The author graciously responded to your request. As a historian, they gave you what you asked for. The Russian historical position on Holomodor.

To put it more simply. It all depends on whose "accepted academic" position you have chosen to academically accept.

If you are looking to find out the real history, you will look at the data in detail, and like any good historical detective, you will weed out the politically expedient positions, and look for what is the most likely to have occured.

fucoid комментирует...

chernevog,

academia and "history" are not only recorded by those in power. obviously history is "written" by institutions with ideological motivations.

i am a cultural anthropologist and have been living in villages effected by the tragedy in various regions of Ukraine and Russia. i have been looking at current linguistic analysis, archaeology and personal interviews with people who had no voice at the time of the event. this is part of the academic record today, as it is evolving. this is how more objective histories are obtained, not by inferring what may or may not be written in declassified documents.

glad i could amuse you while looking for info on such a horrible event.

i appreciate very much the author's openness and her point of view (as there is much truth in it).

with all due respect, mind your own business.

Chernevog комментирует...

It seems you are prepared to fight the cold war all over again.

There is no one general consistant academic position on the causes of Holomodor.

There are three academic positions

The first is that there was no famine at all. This argument is taken by both sides. One that it never occured, the other, that the food shortage was artificially created by the central government.

The next is that this was a planned genocide or designed to eliminate a particular "class" in the agrarian community.

The last is that there was a famine, and it was not planned, because you can't plan a natutal phenomenon. These weather patterns were well known and occured every 10 to 14 years, like clockwork.

The previous one was during the Russian Civil War, the one before that coincided with the mass emigrations from the Russian Empire to Europe or North America.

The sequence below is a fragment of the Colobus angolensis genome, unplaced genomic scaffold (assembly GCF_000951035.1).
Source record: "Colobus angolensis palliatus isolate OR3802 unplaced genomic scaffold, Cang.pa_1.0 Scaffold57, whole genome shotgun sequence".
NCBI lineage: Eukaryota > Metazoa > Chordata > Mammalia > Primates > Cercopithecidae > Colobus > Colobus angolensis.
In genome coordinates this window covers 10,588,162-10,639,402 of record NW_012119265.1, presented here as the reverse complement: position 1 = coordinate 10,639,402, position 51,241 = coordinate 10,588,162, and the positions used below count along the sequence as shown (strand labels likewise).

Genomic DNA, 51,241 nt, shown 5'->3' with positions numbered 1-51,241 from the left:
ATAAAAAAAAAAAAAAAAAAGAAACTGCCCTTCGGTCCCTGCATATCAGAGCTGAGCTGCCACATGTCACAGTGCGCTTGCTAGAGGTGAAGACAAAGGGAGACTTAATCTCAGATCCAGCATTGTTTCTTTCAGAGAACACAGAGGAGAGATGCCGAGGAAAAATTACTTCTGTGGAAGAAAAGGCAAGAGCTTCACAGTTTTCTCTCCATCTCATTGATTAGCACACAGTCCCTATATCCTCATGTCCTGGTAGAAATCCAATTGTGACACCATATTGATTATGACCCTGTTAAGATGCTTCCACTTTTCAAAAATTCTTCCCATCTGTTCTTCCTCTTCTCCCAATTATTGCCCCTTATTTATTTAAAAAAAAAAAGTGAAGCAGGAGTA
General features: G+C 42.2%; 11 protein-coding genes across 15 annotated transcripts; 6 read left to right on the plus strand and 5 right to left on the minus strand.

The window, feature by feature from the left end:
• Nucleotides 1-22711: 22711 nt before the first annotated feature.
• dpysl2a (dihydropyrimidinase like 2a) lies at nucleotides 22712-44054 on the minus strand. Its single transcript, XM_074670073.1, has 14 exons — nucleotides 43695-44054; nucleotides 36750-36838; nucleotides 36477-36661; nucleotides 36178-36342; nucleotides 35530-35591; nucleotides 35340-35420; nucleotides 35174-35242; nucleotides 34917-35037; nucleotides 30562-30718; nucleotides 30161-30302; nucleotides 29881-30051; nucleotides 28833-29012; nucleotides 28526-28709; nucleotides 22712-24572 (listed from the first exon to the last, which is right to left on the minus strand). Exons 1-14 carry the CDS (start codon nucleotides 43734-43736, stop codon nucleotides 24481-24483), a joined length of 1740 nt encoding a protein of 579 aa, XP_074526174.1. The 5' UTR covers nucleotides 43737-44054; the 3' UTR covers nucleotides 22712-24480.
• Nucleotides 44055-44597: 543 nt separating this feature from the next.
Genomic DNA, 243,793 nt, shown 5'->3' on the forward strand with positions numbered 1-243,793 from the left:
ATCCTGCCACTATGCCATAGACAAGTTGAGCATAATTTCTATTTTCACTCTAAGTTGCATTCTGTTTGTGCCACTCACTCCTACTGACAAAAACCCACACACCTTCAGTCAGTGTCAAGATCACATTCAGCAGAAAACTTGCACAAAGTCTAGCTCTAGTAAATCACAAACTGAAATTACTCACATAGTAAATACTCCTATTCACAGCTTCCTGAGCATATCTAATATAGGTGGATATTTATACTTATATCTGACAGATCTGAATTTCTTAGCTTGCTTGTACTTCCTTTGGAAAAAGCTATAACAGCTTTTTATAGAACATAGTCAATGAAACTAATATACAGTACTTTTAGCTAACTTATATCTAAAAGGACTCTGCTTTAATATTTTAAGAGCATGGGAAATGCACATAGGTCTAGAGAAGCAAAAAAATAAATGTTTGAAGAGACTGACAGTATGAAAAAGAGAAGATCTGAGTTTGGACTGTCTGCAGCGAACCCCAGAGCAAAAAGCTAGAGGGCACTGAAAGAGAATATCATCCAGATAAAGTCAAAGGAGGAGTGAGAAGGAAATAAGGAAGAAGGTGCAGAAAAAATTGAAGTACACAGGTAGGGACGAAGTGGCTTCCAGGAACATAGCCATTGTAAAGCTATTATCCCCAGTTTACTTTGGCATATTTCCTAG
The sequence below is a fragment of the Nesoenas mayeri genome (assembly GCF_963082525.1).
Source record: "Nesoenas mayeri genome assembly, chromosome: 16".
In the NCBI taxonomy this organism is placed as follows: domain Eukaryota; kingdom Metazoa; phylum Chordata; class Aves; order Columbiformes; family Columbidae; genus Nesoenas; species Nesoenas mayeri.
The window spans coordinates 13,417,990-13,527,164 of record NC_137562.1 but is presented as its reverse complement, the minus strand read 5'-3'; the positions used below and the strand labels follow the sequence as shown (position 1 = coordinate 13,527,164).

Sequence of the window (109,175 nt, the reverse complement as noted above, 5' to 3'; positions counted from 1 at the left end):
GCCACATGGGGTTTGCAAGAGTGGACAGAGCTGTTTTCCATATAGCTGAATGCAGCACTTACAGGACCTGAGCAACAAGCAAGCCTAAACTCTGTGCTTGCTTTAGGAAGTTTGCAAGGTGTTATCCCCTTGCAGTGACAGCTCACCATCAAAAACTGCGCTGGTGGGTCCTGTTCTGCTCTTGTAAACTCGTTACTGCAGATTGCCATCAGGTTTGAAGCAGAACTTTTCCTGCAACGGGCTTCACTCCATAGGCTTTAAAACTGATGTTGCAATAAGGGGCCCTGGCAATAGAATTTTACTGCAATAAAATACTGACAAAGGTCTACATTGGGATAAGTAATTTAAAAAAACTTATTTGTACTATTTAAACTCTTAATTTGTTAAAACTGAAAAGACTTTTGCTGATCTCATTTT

The standard pre-fall of communism work by Robert Conquest has recently been called into question by more recent examinations of the archives as well as immigration interviews in the late 1940's and into the 1950's of Ukrainians coming to the United States and Canada. When asked about the famine, a significant portion of these Ukrainian immigrants responded "What famine?"

Also letters from Conquest, later in life, offered a retraction of his original thesis that Holomodor was a "genocide.

The last "academic' position is that the famine was not man made, but that the response to it was simply inept. This has been given more credence over the last decade than the other two positions.

Current agrarian demographic analysis done in nuimber of nations has simply determined that the statistical distribution of the famine's victims was directly proportional to the demographic distribution of the entire population of the Ukraine.

Every class and ethnicity in the rural areas appear to have been in exactly the same way.

That is to say, rural Russians living in effected regions were effected to the exact same degree as their Ukrainian neighbors.

I also have a history degree, like the author on this blog, it is in Chinese history (modern), and while Holomodor was a tragedy, it was by and large not the worse famine of the 20th century by far. In this regard, the Chinese famine of the late 1950's was by and large far worse and can be attributed to the same sort of poor planning.

The most accepted academic position being taken today is that any analysis that asserts that there the grain harvests of 1932-33were not extraordinarily low, and that the famine was a political measure imposed by excessive procurements of grain by the central government is clearly based on insufficient sources and relies on an uncritical approach to the source data.